Not really random – there is a structure here, honestly – but I was stuck for a title.
I don’t make resolutions at this time of year, not least because it’s futile, but also because I never have. However, what I do need to do is cook more.
My ability to cook – not my cooking ability, which is excellent (sorry, don’t do false modesty) – is severely circumscribed by two things – my ability to stand, and the degree of pain. Sometimes both at once. This is why, when I can cook, I tend to cook for the freezer – the pain to food ratio is better.
The last thing I did was cook a hunk of silverside in the slow cooker, with onions, carrots, and a handful of dried veggies, plus some dried thyme and basil, and a couple of beef stock cubes – Oxo is fine, as the volume of liquid mutes its characteristic taste which, personally, I don’t mind. The cooked meat was sliced and portioned, and the stock strained, beefed up – sorry – with a little Bovril. thickened with bread flour (mixes more easily than any other in my experience, and lump free – never use cornflour, there’s an enzyme in saliva that breaks it down, and it’ll revert to watery on the plate), became the gravy. The result resides in foil trays in my freezer, and very good it is too. And even though it was spread over two days, over a week ago, my hands still hurt (even with a razor-sharp knife, 11 portions make themselves felt. (Not complaining – well, OK, I am – but rather setting the scene for why I can’t cook as much as I’d like or, often, at all.
If, say, you were to give me a pork steak (loin or leg), some new potatoes needing scraping and, say, some fresh runner beans, one of two things would happen. First, there’s every chance I wouldn’t be able to cook them at all (scraping spuds is pretty much impossible), so would give them back to you or, were I able to cook, I’d send you off for some nice cherry or mini plum tomatoes, and some summer garlic (forget the garlic if there are no summer bulbs available – this needs delicacy), to make a sauce, with a little butter, for the runner beans (tomatoes and runner beans are a great combo). The pork chop would be seasoned and wrapped in foil with a slice of butter, a good splash of dry cider and a thick slice of apple, and baked in the oven, and the spuds boiled in water, with sea salt, and the runner beans with Maldon sea salt – nothing better for cooking veg of any sort – except spuds, where it makes no perceptible difference.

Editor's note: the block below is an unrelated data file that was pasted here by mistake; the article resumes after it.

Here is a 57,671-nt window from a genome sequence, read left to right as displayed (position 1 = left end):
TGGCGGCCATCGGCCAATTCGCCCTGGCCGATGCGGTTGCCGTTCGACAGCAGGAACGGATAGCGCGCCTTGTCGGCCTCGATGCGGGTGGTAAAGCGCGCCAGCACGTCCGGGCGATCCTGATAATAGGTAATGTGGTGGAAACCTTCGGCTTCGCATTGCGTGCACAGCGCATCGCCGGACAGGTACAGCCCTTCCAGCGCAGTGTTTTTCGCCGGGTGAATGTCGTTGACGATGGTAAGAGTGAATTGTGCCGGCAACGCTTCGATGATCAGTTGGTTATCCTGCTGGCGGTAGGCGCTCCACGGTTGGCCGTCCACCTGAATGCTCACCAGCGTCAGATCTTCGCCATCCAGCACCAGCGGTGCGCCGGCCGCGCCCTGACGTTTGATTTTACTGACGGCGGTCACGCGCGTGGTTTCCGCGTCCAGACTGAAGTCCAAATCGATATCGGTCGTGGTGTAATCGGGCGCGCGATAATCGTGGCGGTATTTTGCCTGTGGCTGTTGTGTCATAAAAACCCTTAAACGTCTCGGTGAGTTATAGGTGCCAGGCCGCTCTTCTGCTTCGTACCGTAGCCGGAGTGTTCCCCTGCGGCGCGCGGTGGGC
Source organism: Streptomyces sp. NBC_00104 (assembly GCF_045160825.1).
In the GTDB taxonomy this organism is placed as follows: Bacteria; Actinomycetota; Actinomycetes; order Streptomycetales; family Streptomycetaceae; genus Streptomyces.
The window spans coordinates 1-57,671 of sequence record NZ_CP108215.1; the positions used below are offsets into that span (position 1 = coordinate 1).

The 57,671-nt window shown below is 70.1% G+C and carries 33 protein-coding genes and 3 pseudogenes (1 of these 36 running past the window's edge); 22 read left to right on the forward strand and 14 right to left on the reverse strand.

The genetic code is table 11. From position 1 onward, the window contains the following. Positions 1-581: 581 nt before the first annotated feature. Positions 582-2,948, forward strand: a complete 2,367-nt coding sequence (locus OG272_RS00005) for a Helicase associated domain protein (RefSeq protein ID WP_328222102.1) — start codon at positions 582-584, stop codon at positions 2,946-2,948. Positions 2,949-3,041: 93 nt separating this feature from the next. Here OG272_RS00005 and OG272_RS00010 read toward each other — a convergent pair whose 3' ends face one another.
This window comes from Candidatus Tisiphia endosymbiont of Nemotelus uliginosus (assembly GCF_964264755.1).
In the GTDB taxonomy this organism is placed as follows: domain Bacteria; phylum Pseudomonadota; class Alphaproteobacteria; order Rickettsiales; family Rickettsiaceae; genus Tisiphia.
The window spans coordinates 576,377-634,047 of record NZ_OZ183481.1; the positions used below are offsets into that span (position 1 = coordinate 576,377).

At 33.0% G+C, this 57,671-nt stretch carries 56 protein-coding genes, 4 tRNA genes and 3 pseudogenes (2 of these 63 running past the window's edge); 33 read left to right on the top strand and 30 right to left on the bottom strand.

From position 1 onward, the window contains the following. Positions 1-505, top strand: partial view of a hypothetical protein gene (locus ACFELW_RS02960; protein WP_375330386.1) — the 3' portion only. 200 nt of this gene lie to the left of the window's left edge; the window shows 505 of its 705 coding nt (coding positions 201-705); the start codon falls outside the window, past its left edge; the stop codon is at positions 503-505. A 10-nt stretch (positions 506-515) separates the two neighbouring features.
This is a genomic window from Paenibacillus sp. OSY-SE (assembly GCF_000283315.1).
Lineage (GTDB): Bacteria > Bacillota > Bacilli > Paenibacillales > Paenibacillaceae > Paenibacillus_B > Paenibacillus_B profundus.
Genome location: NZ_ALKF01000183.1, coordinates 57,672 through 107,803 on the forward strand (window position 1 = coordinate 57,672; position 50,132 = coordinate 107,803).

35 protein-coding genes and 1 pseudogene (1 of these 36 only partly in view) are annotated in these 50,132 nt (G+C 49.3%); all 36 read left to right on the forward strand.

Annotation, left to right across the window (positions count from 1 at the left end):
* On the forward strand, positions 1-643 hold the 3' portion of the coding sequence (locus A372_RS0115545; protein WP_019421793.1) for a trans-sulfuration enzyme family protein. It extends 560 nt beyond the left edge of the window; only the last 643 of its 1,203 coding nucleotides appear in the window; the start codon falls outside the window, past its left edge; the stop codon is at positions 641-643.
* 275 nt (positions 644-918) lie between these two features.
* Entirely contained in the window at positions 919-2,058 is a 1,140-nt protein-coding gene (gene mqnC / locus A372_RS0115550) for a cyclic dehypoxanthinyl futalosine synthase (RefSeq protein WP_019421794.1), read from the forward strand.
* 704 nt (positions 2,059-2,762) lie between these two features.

The tomatoes would be halved, cooked over a brisk heat with butter, oregano and a little Maldon and black pepper and a finely chopped clove of summer garlic, until the liquid was well reduced. If tomato skins and seeds bother you, push the result through a sieve – me, I’d just pour it over the beans as is.
Serve with the buttery-cidery juices from the pork poured over the lightly crushed spuds (crushed spuds might seem like a poncy affectation but, trust me, it’s not – they absorb flavour much more easily), and the pork with its apple and some of the juices.
Quick, very simple, and mostly beyond me these days.
And I’m pretty sure I’ve already written something very like this! Had a quick look, can’t find it on my blog though.
I was highly critical, some time back, of Birds Eye’s anonymous fish fillets, peddled under the name Simply Fish. Basically, you didn’t know what sort of fish it was; some you really wouldn’t want to eat (basa, for example – the most dismal fish available, a South-East Asian river catfish), others were fine – you just couldn’t tell unless you cracked the code – which, of course, would be no help online. And very shortly thereafter, the product disappeared from the Birds Eye website.
Now, it’s reappeared, but instead of the fish species being pot luck, it’s now specified was “wild Alaskan pollock” – actually pollack, Pollock being a sodding painter! Which is fine, pollack being extremely acceptable. So, whether or not I had anything to do with it – and I like to think I did – we now know what we’re buying. As to the quality – previously abysmal – I don’t know, but I’ve ordered a pack to see, though the fact it’s reduced from £2.99 to £1.49 doesn’t fill me with confidence, even though that’s a far more realistic price. Am I good to you or what?
Regular readers will know – no, don’t yawn! – that I had an abortive return to vegetarianism recently, but gave up because I felt it was making me ill. And I was right – it was. For whatever reason I’ve felt much better for reverting to a normal diet. Not meat-based, I hasten to add, but a little of everything – meat, fish, veggie, even vegan if the mood takes me.
My theory is that a veggie diet makes the body work harder at assembling essential items, like proteins, from vegetable sources than it does from meat or fish and if, like me, your body has no resources to spare, it protests in the only way it can – you feel ill.
That won’t, as I said, stop me eating veggie meals occasionally – just not all the time. After all, I have a load of very good veggies sausages to eat yet.